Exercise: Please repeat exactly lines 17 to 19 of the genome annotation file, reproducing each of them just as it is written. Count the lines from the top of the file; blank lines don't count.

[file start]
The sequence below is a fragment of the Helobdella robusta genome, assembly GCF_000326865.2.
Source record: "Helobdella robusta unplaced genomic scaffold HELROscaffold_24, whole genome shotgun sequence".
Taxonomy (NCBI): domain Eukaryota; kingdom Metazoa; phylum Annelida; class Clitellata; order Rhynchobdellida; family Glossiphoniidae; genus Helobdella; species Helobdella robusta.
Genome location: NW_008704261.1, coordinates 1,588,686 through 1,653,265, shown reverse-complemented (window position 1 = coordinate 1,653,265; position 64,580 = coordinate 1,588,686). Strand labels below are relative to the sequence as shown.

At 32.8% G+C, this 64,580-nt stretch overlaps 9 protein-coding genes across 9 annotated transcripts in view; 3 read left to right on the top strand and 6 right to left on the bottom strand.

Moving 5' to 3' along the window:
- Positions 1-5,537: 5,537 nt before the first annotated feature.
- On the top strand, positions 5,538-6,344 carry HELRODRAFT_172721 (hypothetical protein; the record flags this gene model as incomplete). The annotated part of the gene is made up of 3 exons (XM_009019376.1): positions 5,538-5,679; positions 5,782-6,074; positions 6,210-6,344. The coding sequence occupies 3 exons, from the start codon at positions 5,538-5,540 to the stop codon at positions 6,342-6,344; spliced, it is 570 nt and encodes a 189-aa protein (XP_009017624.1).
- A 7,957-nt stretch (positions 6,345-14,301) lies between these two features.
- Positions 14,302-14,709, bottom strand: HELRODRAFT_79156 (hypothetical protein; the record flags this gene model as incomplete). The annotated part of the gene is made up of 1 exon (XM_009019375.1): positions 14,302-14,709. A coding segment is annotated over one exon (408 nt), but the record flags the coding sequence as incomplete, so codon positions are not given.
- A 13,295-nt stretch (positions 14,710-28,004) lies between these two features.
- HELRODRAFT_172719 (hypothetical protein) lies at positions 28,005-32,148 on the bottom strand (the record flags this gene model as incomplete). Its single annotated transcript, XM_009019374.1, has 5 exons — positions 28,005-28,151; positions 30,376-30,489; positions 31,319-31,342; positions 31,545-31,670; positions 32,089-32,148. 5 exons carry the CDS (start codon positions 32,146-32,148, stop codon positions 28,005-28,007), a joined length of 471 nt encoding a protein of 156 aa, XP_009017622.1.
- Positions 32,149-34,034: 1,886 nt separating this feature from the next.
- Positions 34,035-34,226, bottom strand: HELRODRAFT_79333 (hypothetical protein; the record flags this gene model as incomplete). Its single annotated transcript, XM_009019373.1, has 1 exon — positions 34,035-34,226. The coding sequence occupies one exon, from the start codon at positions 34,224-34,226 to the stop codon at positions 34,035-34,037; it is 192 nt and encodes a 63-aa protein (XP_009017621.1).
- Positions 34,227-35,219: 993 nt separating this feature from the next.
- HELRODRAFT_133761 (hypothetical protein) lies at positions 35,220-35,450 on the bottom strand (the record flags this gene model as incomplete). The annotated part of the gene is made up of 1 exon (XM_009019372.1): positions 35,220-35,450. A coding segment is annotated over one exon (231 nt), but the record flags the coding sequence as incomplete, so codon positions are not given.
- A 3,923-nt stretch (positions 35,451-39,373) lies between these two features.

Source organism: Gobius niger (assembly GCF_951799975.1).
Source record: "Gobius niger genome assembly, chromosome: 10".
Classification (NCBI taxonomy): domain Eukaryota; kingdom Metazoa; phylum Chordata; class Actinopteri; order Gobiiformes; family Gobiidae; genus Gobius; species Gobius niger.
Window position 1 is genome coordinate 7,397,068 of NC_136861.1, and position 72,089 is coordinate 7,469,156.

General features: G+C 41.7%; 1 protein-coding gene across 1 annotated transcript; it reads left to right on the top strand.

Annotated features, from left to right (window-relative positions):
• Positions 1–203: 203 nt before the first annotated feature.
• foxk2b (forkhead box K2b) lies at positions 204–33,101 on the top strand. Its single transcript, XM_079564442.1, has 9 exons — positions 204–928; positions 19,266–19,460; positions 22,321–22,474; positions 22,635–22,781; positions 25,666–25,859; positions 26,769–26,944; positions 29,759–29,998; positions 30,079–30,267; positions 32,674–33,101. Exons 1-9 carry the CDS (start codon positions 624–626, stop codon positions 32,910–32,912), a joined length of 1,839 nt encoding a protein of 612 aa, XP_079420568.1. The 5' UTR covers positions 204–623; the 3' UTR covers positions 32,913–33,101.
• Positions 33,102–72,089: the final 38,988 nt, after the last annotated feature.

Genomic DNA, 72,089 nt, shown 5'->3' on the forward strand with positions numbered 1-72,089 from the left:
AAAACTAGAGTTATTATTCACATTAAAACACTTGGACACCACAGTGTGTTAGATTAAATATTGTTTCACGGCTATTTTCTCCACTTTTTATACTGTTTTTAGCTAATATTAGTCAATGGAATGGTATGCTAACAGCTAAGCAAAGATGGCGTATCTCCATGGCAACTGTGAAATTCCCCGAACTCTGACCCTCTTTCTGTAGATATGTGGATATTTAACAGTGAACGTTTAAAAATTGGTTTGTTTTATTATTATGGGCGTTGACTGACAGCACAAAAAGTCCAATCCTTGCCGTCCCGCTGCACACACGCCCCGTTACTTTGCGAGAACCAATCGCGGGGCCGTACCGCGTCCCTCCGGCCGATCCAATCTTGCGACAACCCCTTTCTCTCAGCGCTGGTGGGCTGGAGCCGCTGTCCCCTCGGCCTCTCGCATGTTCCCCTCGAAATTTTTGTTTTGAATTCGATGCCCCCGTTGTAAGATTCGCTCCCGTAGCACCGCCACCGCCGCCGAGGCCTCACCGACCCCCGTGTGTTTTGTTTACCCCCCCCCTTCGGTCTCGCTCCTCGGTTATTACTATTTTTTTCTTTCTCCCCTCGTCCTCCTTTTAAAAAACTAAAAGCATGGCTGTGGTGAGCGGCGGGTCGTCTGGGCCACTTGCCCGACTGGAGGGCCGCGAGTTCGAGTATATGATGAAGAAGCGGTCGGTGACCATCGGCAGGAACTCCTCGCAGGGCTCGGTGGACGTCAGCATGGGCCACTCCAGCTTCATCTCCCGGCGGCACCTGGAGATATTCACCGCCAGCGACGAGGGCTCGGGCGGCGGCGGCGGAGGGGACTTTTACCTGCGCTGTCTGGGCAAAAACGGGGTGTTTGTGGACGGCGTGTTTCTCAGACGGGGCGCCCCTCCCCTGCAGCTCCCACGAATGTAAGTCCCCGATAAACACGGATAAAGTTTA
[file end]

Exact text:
- A 3,923-nt stretch (positions 35,451-39,373) lies between these two features.

Source organism: Gobius niger (assembly GCF_951799975.1).
Source record: "Gobius niger genome assembly, chromosome: 10".